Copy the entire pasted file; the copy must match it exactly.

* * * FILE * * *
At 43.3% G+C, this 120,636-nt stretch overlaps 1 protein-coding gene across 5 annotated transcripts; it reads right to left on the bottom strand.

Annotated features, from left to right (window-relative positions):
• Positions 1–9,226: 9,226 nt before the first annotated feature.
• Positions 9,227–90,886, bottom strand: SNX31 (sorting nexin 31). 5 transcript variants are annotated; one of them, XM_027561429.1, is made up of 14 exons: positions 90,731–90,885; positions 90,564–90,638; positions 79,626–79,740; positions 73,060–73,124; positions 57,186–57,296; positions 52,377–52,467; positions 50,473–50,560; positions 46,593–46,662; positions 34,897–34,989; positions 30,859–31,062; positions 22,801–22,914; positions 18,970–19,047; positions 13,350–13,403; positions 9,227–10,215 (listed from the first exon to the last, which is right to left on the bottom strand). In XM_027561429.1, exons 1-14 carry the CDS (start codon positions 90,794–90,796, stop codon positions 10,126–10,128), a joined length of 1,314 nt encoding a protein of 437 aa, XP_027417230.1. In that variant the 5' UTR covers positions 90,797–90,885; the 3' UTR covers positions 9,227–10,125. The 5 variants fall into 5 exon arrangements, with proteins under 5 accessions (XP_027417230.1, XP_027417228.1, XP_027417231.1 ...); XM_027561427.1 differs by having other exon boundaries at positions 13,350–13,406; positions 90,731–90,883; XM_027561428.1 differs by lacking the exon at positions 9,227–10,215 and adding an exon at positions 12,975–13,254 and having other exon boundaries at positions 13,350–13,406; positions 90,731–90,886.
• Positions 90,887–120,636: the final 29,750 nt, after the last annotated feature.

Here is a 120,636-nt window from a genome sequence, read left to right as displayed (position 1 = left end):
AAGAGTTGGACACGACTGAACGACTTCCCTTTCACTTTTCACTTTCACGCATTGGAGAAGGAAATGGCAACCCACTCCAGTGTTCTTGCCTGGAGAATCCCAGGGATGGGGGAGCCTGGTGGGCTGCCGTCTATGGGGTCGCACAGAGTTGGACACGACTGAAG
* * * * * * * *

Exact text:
At 43.3% G+C, this 120,636-nt stretch overlaps 1 protein-coding gene across 5 annotated transcripts; it reads right to left on the bottom strand.

Annotated features, from left to right (window-relative positions):
• Positions 1–9,226: 9,226 nt before the first annotated feature.
• Positions 9,227–90,886, bottom strand: SNX31 (sorting nexin 31). 5 transcript variants are annotated; one of them, XM_027561429.1, is made up of 14 exons: positions 90,731–90,885; positions 90,564–90,638; positions 79,626–79,740; positions 73,060–73,124; positions 57,186–57,296; positions 52,377–52,467; positions 50,473–50,560; positions 46,593–46,662; positions 34,897–34,989; positions 30,859–31,062; positions 22,801–22,914; positions 18,970–19,047; positions 13,350–13,403; positions 9,227–10,215 (listed from the first exon to the last, which is right to left on the bottom strand). In XM_027561429.1, exons 1-14 carry the CDS (start codon positions 90,794–90,796, stop codon positions 10,126–10,128), a joined length of 1,314 nt encoding a protein of 437 aa, XP_027417230.1. In that variant the 5' UTR covers positions 90,797–90,885; the 3' UTR covers positions 9,227–10,125. The 5 variants fall into 5 exon arrangements, with proteins under 5 accessions (XP_027417230.1, XP_027417228.1, XP_027417231.1 ...); XM_027561427.1 differs by having other exon boundaries at positions 13,350–13,406; positions 90,731–90,883; XM_027561428.1 differs by lacking the exon at positions 9,227–10,215 and adding an exon at positions 12,975–13,254 and having other exon boundaries at positions 13,350–13,406; positions 90,731–90,886.
• Positions 90,887–120,636: the final 29,750 nt, after the last annotated feature.

Here is a 120,636-nt window from a genome sequence, read left to right as displayed (position 1 = left end):
AAGAGTTGGACACGACTGAACGACTTCCCTTTCACTTTTCACTTTCACGCATTGGAGAAGGAAATGGCAACCCACTCCAGTGTTCTTGCCTGGAGAATCCCAGGGATGGGGGAGCCTGGTGGGCTGCCGTCTATGGGGTCGCACAGAGTTGGACACGACTGAAG